Identification is being done by the use of whisker patterns (which are as individually unique as human fingerprints) which according to; George Schaller, Craig Parker, Judith Rudnai, Jim Cavanaugh and other lion authorities is the internationally accepted, foolproof way to identify lions. Permanent scars, tears on the ears and unique features such as cut or broken tails and mane size and color among others are also being used.

 Initial Objectives

  • To identify all individual lions including cubs over 6 months of age in theNairobiNational Park.
  • To identify all lion social groupings and plot the constituent members in their group context.
  • To identify the basic ranges of these groups and those of solitary individuals if present.
  • To undertake a current, accurate inventory of the park lions.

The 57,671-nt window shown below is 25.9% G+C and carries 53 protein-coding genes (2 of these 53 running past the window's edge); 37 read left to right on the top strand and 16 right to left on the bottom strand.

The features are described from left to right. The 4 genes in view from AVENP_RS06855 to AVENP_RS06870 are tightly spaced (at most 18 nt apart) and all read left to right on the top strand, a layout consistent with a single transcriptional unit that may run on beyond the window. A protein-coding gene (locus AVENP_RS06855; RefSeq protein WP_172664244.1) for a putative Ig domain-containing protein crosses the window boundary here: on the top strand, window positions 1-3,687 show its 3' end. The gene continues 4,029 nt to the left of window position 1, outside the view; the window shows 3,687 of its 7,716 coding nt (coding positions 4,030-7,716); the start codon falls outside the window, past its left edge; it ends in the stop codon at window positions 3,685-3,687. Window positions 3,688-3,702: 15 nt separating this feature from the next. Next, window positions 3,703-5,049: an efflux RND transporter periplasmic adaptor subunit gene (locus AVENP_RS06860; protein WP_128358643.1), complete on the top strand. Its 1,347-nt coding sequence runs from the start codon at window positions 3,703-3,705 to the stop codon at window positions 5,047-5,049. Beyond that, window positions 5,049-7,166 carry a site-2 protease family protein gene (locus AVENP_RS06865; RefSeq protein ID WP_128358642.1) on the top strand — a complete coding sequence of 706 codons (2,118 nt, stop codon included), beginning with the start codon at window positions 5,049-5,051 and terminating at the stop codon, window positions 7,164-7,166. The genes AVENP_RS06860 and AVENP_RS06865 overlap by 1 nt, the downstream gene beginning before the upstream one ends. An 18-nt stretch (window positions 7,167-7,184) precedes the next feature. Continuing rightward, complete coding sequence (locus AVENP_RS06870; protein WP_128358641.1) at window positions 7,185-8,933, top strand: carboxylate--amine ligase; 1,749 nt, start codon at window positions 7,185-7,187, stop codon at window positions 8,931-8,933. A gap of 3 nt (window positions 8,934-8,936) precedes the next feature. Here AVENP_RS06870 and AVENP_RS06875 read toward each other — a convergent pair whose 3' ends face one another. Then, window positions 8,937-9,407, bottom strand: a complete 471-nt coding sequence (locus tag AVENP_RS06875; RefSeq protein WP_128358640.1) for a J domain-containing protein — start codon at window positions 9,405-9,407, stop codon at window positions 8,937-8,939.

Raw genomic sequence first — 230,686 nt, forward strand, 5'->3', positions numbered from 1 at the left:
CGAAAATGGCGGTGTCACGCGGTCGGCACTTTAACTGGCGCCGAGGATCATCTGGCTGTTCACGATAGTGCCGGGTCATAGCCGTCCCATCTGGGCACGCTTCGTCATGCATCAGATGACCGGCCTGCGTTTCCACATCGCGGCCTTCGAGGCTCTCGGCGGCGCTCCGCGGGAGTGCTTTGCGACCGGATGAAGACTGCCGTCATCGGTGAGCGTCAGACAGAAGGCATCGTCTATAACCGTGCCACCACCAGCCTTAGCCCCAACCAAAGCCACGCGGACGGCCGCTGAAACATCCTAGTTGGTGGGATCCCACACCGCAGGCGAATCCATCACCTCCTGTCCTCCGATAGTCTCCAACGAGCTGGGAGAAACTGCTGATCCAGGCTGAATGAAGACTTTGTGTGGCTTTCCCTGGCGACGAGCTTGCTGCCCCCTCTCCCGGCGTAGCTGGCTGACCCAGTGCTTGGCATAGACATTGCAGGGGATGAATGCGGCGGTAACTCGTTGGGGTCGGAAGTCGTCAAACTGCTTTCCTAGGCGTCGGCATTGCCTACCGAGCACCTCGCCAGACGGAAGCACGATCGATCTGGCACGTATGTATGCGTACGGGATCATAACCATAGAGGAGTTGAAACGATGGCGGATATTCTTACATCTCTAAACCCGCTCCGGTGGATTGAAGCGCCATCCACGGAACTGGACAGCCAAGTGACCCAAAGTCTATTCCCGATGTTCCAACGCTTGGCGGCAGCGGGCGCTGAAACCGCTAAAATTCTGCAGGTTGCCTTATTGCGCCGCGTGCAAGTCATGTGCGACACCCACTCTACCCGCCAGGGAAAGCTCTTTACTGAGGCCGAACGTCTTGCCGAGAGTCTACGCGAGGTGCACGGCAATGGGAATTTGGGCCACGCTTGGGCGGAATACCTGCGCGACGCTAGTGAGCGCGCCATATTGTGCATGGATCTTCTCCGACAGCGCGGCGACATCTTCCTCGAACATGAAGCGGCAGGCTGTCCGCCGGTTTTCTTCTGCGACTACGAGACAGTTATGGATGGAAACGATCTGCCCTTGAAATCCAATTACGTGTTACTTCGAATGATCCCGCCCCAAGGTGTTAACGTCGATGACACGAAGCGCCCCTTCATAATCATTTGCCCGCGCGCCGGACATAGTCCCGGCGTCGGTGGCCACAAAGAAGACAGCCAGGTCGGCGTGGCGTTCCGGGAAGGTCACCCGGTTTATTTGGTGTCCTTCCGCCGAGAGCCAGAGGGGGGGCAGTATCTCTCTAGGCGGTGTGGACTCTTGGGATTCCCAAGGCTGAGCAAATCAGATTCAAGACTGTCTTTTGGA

Project Goals

  • Database development for theNairobiNational Parklions.
  • Launching the database into the public domain.
  • Introducing and promoting the concept: Conservation by Fame.


  • An up to date NNP lion database which will be open for continued contribution.
  • An online standardized basis for continued monitoring and participation in the conservation of lions in the park by all from scientific projects up to and including casual visitors.
  • To serve as a current inventory of the park’s lions.
  • To create a bloodline/genetic map in the long run.

We are done with the project and have positively identified 38 different lions, 5 of whom are cubs below 4 months.

We have been keeping a log of these lions’ movements not just by sightings but also by use of pugmark identification for nocturnal activities and in dense and remote parts of the park.

Lion sighting and identification relies on experience, timing, weather, vegetation and luck, normally. We however experienced a different variable.